While there has been some trickery around hoverboards (see below video) this seems to be the real deal, however there’s a catch - it can only be used on a magnetic track and can’t be taken to any old skate park.
A release says the Lexus Hoverboard project began 18 months ago through a collaboration with a team of scientists from IFW Dresden and evico GmbH, who specialised in magnetic levitation technology.
The Lexus Hoverboard:
“Following extensive testing with pro skateboarder and hoverboard test rider Ross McGouran, in Dresden, Germany, the team were determined to push the hoverboard to its limits and conduct further tests within dynamic surroundings,” a release says.
"I've spent twenty years skateboarding, but without friction it feels like I've had to learn a whole new skill, particularly in the stance and balance in order to ride the hoverboard. It's a whole new experience,” said pro skateboarder and hoverboard test rider Ross McGouran in a release.
Since the Lexus Hoverboard was unveiled in June, testing has been carried out in a specially constructed hoverpark, combining elements from skate culture with technology within its architecture, the release says.
“Up to 200 metres of magnetic track was transported to Barcelona from the Dresden facility to lay beneath the hoverpark surface in order to create the dynamic test, offering Lexus the opportunity to demonstrate tricks no skateboard could ever perform, like travelling across water. Lexus has captured the final ride footage and released it as a film led by award winning director Henry-Alex Rubin.”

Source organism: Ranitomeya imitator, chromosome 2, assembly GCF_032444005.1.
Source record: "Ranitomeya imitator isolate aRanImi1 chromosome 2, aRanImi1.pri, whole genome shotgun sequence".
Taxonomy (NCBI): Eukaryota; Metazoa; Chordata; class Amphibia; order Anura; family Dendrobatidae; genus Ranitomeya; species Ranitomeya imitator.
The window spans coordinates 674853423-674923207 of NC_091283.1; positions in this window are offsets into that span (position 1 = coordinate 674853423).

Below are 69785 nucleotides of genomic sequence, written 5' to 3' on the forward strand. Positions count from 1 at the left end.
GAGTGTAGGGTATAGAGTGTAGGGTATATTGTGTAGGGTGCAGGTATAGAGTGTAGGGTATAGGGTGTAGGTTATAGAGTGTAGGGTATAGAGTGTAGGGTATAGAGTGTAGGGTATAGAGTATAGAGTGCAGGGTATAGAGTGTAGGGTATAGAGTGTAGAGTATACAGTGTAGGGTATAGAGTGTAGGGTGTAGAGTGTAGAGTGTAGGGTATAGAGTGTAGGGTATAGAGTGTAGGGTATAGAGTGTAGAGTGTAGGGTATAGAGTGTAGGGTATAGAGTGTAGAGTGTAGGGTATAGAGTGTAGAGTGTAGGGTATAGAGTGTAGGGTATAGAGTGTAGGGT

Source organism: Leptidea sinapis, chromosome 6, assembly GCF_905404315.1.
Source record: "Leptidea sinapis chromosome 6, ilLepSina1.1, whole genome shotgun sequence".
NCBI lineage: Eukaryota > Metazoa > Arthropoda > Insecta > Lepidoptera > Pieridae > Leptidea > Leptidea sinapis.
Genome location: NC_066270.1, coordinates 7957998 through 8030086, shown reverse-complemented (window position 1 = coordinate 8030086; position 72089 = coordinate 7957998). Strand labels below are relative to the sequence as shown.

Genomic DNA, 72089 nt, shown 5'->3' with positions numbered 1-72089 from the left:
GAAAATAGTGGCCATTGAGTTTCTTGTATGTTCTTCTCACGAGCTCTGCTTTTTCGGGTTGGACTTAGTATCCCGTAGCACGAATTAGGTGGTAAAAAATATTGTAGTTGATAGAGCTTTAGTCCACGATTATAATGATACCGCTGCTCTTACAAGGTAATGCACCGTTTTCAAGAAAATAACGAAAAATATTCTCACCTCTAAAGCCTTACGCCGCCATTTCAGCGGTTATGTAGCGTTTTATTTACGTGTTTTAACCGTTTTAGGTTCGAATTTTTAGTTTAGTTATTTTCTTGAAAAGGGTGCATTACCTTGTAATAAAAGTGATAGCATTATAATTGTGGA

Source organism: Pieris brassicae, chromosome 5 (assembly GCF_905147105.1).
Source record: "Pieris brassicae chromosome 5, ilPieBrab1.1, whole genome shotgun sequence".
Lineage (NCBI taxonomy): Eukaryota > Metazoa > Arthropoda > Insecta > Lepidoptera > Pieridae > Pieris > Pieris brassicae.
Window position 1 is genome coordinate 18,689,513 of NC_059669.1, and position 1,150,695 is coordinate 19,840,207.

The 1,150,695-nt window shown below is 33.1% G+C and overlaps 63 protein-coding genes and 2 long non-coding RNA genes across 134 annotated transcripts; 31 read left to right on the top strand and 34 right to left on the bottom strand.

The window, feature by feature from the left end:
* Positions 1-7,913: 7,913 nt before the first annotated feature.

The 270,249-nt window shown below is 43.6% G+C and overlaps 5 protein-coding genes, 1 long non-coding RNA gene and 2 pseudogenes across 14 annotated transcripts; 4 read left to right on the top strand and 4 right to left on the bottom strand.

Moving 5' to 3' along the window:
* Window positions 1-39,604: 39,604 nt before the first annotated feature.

The release says the Lexus Hoverboard technology features two “cryostats”, reservoirs in which superconducting material is kept at -197 degrees (-127.22 degrees celsius) through immersion in liquid nitrogen.
The board is then placed above a track that contains permanent magnets.
Evico CEO Oliver de Hass said in the release: “The magnetic field from the track is effectively ‘frozen’ into the superconductors in the board, maintaining the distance between the board and the track - essentially keeping the board hovering. This force is strong enough to allow the rider to stand and even jump on the board.”
This article originally appeared on Idealog's sister site, Stoppress.
Idealog has been covering the most interesting people, businesses and issues from the fields of innovation, design, technology and urban development for over 12 years. And we're asking for your support so we can keep telling those stories, inspire more entrepreneurs to start their own businesses and keep pushing New Zealand forward. Give over $5 a month and you will not only be supporting New Zealand innovation, but you’ll also receive a print subscription, an Idealog t-shirt and a copy of the new book by David Downs and Dr. Michelle Dickinson, No. 8 Recharged (while stocks last).